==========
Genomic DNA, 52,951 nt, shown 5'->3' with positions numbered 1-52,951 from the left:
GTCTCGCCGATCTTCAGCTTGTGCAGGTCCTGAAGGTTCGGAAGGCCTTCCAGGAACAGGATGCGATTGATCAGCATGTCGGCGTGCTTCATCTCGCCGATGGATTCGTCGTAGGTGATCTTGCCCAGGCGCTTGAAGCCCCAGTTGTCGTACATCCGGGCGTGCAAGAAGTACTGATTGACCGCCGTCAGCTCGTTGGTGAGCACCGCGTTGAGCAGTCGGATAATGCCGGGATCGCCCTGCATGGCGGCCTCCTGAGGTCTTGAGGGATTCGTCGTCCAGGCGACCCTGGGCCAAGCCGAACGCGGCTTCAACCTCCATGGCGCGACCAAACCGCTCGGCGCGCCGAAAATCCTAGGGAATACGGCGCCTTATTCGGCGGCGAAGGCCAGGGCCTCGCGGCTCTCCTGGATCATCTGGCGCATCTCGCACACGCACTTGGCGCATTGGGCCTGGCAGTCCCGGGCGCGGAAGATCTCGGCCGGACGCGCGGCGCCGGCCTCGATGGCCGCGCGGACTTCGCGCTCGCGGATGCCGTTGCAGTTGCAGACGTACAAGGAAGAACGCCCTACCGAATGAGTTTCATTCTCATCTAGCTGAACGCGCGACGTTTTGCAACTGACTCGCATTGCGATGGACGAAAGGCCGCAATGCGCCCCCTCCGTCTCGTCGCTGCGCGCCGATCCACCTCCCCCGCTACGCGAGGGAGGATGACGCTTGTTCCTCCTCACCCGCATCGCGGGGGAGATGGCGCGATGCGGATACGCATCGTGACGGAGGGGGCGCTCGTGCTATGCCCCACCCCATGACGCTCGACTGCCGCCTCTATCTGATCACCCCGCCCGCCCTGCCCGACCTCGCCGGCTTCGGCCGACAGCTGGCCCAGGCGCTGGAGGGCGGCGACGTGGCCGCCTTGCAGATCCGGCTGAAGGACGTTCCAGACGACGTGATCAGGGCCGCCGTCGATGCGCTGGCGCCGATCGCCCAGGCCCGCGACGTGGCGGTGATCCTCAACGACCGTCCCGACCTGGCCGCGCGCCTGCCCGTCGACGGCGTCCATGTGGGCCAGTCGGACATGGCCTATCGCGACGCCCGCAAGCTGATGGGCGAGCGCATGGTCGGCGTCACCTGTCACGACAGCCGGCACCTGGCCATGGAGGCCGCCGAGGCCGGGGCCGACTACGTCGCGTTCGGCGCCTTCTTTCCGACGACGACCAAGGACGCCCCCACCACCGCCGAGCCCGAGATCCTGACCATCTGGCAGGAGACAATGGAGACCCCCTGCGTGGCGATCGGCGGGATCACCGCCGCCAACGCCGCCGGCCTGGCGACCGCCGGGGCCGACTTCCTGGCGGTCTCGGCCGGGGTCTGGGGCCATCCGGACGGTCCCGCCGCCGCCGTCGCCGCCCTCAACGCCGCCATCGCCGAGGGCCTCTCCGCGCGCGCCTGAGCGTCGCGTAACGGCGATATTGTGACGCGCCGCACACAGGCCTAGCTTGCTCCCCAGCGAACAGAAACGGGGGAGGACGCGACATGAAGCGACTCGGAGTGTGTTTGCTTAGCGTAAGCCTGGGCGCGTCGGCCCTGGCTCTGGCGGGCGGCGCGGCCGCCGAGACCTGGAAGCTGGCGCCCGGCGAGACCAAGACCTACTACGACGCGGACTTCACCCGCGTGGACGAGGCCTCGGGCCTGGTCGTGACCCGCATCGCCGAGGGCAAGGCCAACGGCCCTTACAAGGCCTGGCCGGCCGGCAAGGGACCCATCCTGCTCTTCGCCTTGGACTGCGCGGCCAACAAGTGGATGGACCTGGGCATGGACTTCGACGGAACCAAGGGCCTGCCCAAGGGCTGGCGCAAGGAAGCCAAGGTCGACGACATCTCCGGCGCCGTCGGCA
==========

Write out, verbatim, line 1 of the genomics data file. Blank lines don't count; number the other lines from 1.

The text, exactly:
Genomic DNA, 52,951 nt, shown 5'->3' with positions numbered 1-52,951 from the left: